1. There’s no agreed upon definition of what enlightenment is.

Hindus, Buddhists, Zen Buddhists, New Age gurus and thousands of other groups have different definitions of enlightenment and instructions to achieve it. There’s no test you can use to prove which definition or methodology is the true one. Ultimately, it’s all one big pile of stuff people made up. Some schools of thought claim enlightenment can’t be labeled or bottled, because that’s the point. It’s beyond words. That idea is vague to the point of being useless. If it does mean something, skeptics can’t disprove whatever it means, but proponents still can’t prove it’s true or disprove anyone else’s theories either.

2. You can’t prove a higher state of mind exists at all

10,000 years of religion and 200 years of psychology have proven if you commit your mind to connecting with Yahweh, Jesus, Allah, Vishnu, a higher level of consciousness, a parallel universe or Elvis, eventually you’ll find something that feels real to you.

There’s no scientific evidence that a spiritual-level higher state of consciousness exists at all, and the burden of proof doesn’t lay on the skeptic to disprove its existence. The burden of proof lies on the self-proclaimed gurus of the world to prove their “higher” state of mind isn’t just a subjective experience that satisfies their subconscious desires, but it’s impossible for them to do that. So their personal testimonies are hearsay.

3. Every self-proclaimed authoritative source contains evidence of lack of authority

Any Hindu Yogi will agree that you can’t put Om in a test tube, but when you look at Hinduism on a whole you’ll find text-book signs of mythology such as an oppressive caste system, astrology, scientifically unsupported statements about the nature of the universe and animistic deities. New Age books on enlightenment are just as baseless. When a belief system contains inconsistencies, absurdities, and culturally relative idiosyncrasies, it casts doubt on its authority on any subject.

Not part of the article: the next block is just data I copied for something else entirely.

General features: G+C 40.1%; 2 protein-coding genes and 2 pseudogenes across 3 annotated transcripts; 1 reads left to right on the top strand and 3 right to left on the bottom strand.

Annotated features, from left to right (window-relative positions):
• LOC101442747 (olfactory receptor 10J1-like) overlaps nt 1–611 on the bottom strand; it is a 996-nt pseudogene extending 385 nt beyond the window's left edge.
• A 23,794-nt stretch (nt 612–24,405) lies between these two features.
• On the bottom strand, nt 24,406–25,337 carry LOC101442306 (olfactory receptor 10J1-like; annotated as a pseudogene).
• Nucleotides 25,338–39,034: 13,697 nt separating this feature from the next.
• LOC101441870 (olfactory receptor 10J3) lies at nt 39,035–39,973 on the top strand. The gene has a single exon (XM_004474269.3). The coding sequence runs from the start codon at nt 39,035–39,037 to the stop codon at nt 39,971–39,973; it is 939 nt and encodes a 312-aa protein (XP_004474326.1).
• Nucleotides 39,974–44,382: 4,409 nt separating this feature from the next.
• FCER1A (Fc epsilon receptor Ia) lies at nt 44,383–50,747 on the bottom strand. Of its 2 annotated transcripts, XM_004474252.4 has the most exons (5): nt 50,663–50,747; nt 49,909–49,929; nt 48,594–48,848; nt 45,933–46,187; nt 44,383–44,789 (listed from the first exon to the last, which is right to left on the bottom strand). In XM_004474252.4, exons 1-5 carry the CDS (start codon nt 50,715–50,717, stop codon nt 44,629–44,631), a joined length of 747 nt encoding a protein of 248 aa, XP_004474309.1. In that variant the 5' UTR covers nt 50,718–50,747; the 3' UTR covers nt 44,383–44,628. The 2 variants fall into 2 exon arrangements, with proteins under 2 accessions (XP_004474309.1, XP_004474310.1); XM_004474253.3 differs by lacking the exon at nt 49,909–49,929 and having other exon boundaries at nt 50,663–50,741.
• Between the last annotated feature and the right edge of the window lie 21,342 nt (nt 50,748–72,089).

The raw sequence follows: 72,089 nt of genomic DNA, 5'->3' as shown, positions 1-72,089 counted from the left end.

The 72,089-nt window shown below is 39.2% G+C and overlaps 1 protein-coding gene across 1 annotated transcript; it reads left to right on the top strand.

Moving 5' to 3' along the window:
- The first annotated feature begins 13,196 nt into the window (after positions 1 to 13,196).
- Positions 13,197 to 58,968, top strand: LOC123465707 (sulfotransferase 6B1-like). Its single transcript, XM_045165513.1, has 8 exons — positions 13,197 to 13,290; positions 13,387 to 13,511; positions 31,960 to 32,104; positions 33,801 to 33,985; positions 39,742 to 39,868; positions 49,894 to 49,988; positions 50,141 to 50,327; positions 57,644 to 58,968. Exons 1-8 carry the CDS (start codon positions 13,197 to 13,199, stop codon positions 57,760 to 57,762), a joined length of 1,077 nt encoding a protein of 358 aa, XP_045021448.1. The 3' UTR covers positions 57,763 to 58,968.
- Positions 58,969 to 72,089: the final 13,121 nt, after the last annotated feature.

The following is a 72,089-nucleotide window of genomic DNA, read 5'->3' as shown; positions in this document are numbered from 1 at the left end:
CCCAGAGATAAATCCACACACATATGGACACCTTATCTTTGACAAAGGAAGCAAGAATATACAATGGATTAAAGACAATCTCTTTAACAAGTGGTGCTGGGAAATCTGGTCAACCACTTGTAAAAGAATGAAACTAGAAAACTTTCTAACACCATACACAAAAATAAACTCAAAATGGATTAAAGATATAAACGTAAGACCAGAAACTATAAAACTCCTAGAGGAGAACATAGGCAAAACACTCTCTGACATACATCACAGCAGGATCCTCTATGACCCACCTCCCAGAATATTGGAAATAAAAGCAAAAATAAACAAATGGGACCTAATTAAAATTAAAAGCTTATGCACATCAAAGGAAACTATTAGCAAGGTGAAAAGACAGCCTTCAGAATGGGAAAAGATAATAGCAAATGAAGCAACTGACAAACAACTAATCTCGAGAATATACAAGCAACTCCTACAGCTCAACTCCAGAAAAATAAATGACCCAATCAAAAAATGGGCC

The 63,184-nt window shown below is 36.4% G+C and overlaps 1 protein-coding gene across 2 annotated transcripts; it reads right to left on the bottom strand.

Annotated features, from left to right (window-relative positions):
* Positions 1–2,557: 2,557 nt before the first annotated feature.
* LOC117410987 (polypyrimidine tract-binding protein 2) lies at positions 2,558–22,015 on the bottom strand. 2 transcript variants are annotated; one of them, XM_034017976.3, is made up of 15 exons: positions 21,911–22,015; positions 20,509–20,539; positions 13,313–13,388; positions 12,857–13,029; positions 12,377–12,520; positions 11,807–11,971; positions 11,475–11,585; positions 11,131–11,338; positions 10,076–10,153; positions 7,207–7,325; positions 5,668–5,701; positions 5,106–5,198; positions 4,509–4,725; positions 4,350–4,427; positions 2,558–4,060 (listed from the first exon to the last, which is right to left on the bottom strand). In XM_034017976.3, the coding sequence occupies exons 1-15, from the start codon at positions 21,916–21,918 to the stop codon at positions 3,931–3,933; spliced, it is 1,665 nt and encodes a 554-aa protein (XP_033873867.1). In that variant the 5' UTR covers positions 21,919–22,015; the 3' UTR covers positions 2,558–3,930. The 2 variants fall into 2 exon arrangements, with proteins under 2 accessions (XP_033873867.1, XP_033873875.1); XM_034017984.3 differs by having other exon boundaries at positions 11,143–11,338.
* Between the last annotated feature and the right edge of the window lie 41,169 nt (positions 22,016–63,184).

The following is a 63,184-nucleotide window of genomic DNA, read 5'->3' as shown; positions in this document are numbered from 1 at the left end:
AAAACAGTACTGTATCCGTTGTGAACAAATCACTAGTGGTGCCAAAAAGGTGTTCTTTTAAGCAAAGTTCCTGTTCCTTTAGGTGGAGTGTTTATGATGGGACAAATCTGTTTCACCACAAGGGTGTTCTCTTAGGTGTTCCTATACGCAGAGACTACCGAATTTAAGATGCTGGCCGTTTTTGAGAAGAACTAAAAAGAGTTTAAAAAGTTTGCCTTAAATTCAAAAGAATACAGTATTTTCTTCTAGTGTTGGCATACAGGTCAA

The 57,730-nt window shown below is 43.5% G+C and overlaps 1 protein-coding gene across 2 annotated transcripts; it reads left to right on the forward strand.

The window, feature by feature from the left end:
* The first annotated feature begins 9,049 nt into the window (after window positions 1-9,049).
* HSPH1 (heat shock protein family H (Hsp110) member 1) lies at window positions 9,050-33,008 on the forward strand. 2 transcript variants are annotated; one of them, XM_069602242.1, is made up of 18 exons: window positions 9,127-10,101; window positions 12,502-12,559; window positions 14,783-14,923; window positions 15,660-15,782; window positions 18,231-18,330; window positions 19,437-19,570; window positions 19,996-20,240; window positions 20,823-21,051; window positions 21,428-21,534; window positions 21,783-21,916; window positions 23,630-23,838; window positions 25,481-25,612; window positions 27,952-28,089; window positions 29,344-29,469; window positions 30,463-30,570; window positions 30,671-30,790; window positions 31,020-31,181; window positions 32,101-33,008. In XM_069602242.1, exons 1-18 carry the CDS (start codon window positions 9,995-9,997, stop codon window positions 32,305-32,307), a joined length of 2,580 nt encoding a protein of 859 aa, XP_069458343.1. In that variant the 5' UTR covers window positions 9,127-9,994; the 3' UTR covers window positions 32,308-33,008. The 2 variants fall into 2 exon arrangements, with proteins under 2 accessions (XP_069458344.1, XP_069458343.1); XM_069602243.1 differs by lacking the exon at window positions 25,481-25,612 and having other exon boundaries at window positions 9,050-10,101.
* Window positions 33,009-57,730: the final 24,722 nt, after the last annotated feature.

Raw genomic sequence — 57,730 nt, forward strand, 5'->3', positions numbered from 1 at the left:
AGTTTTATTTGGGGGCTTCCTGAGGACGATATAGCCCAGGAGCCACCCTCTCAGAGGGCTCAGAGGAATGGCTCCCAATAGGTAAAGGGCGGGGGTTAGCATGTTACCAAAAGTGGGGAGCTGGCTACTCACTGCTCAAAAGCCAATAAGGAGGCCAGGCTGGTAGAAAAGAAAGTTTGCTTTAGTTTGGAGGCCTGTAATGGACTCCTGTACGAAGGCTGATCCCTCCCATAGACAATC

The authority of a book doesn’t come from who wrote it, how long it has been around, or how many people believe it. Its authority comes from how rigorously its conclusions have been vetted. If you want to learn about the human mind, then study psychology, not mythology.

4. It’s unlikely that our design is flawed

Some theories of enlightenment claim your average state of mind is inherently flawed, and enlightenment is achieved by eliminating or escaping your base state. Advocates of this school of thought point to stress and crime as evidence that we need to eliminate some part of ourselves. Being a self-loathing Christian, I latched onto this idea quickly and held onto it for a while, but studying astronomy and anatomy led me to the conclusion that it takes less faith to assume our minds work correctly than it does to assume our minds are cosmically/spiritually flawed.

I don’t know if there’s an intelligent creator, or if the universe came into existence by random chance. I don’t know why or how humans came into existence, but I do know that the universe is designed to behave very specifically and elegantly. Subatomic particles, atoms, molecules and solar systems are ingeniously structured to snap together in powerful and predictable ways.

It can be no more of an accident that humans exist in this universe than it is for stars or planets. The amount of forward-thinking it would take to design a universe that can rearrange itself from nothing, into to an expanding gas cloud, that condensed itself into rotating galaxies full of planets that sprouted sentient beings is staggering.